requiem for certainty

Archive for the ‘james’ Category

William James’s Ethics of Faith

with 11 comments

William James’s writings on philosophical ethics are a vexed collection.  Though James’s moral contributions are quite wide in their range, there can be little doubt that most of the attention he has received in these respects has been focused on his work on the ethics of belief, including the infamous essay “The Will to Believe”. (A quick and nonscientific survey of The Philosopher’s Index on April 23, 2010 revealed 91 hits for “Will to Believe” versus 6 hits for “Moral Philosopher and the Moral Life”, even though most commentators would regard as James’s most sustained contribution to philosophical ethics.)  For the most part, the interpretations and criticisms commonly put forward concerning the ethics of beliefs has tended to treat these writings in an isolated fashion that fails to make connections to James’s other contributions to philosophical ethics.

The standard treatment is unfortunate because what is needed is exactly what we lose by failing to take James seriously on these matters.  Faith, thought James, is much-needed in our world today.  But it something that many of us, myself included, know precious little about.  The causes of this would be difficult to discern.  But the story would probably have something to do with the late-nineteenth century culture wars between voluntaristic religious outlooks and evidentialist scientific outlooks.  The history of the twentieth century shows that science won that war.  Perhaps this was for the better.  But religion (or at least morality in a capacious sense, such that religion would be one species of the wider genus) provided something that science can never muster of its own accord, namely faith in uncertifiable possibility.  If there is no longer a place for traditional religion in our scientific culture, then it would behoove us to make a place for something else by which we might find our way to faith.  For faith is needful now more than ever, as James himself well understood over one hundred years ago.  We live, now more than ever, in a world of immense fragility, threadbare possibility, and thoroughgoing chance.  Finding oneself at home in such a world would be greatly assisted by founding faith within oneself.  Hence the importance of James’s contributions to ethics for us today. Read the rest of this entry »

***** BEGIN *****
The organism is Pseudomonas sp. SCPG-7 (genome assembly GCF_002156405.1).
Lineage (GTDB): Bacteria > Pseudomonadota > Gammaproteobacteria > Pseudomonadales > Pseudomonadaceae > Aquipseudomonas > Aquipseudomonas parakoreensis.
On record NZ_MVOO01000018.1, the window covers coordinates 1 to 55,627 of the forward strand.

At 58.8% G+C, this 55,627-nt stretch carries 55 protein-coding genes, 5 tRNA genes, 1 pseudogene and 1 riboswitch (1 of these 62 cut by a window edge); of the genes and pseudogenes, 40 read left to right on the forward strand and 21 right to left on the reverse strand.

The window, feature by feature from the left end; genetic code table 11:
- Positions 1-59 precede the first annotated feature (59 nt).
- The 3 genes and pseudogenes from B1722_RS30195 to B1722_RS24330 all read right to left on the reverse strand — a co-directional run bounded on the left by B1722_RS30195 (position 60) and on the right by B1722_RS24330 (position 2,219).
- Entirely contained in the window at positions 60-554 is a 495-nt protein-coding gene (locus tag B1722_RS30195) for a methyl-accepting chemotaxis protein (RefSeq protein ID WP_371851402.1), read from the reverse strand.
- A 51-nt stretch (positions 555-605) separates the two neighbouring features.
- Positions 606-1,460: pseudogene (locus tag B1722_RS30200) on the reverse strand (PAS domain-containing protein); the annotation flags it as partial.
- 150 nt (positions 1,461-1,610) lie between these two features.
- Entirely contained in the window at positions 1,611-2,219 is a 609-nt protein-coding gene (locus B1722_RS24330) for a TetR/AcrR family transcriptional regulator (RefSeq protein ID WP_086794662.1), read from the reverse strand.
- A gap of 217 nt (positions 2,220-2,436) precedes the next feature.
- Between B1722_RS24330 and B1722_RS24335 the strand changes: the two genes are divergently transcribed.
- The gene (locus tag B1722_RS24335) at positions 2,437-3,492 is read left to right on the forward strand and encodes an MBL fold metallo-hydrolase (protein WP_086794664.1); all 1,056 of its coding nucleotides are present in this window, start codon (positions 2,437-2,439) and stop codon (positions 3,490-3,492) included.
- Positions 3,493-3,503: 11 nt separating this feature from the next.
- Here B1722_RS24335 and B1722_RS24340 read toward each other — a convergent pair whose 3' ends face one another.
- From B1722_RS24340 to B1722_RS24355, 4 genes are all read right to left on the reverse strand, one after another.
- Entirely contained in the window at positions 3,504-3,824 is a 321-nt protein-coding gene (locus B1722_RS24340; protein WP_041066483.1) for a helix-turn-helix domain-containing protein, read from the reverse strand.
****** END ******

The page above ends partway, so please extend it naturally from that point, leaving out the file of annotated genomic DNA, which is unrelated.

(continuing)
Written by Colin Koopman

April 26, 2010 at 4:33 am

Book Cover, New Job, &c.

with 7 comments

It’s been awhile since I’ve updated anything here.  That’s a sign of business not laziness, of course.  (It’s also a function of the increasingly-useful way in which status updates are handled on facebook.)

Two main pieces of news.

First, I am now living up in Eugene, Oregon where I have a one-year appointment as a Visiting Assistant Professor in the Philosophy Department at the University of Oregon.  I am (if it’s not obvious) quite pleased to be up here: great colleagues, great graduate students, great program, and a great place to live.

Hunkering down for a solid year of solid work in Eugene should give me the opportunity to update the blog more often.  So I plan to start on that.

Second, it now appears as if my book Pragmatism as Transition: Historicity and Hope in James, Dewey, and Rorty will be out with Columbia University Press very soon (sometime next month, apparently).  I was quite pleased that Columbia was able to get the rights to an image of the painting that I have long hoped would grace the cover of the book, Ducham’s Nude Descending a Staircase, no.2.  You can read a little more about the book on Columbia UP’s website.

So, more soon I hope.  I’m investing lots of time in lots of projects right now.  Some of them will be bloggable in short order.

Written by Colin Koopman

October 1, 2009 at 11:45 pm

Pragmatism in Obama’s Inaugural

with 3 comments

We saw more pragmatism this week in Obama’s inaugural address (following up on earlier posts).  It was not quite the masterful literary piece that one might have expected given all that we have been hearing about how Obama wishes to position himself as the next Lincoln.  Lincoln was not only a president but also a poet: recall his “mystic chords of memory”.  Obama is not quite a poet, at least not yet.  But then again, I find the comparisons to Lincoln somewhat overstrained.  Obama is a pragmatist.  Lincoln was not (but perhaps the persident could not have been a pragmatist in those tumultuous years.)

In Obama’s inaugural address this Tuesday we heard his pragmatism once again.  It was forceful and proud, yet also humble and friendly.  This is as pragmatism should be: at once confident and inviting.

Read the rest of this entry »

Written by Colin Koopman

January 24, 2009 at 8:58 pm

New Publication on Pragmatism

leave a comment »

My latest publication is now out.  This paper is a version of the first chapter of my (hopefully) forthcoming book Pragmatism as Transitionalism.  As argued here, the book attempts to deploy themes of historicity and temporality found across the pragmatist tradition in order to, among other things, reconcile the ‘primapragmatism’ of James and Dewey with the ‘neopragmatism’ of Rorty and Brandom.  “Language is a Form of Experience: Reconciling Classical Pragmatism and Neopragmatism” in Transactions of the Charles S. Peirce Society, v43n4, Fall 2007: 694-727.  You can find it online here (subscription through your library is required):

Written by Colin Koopman

December 23, 2007 at 5:29 pm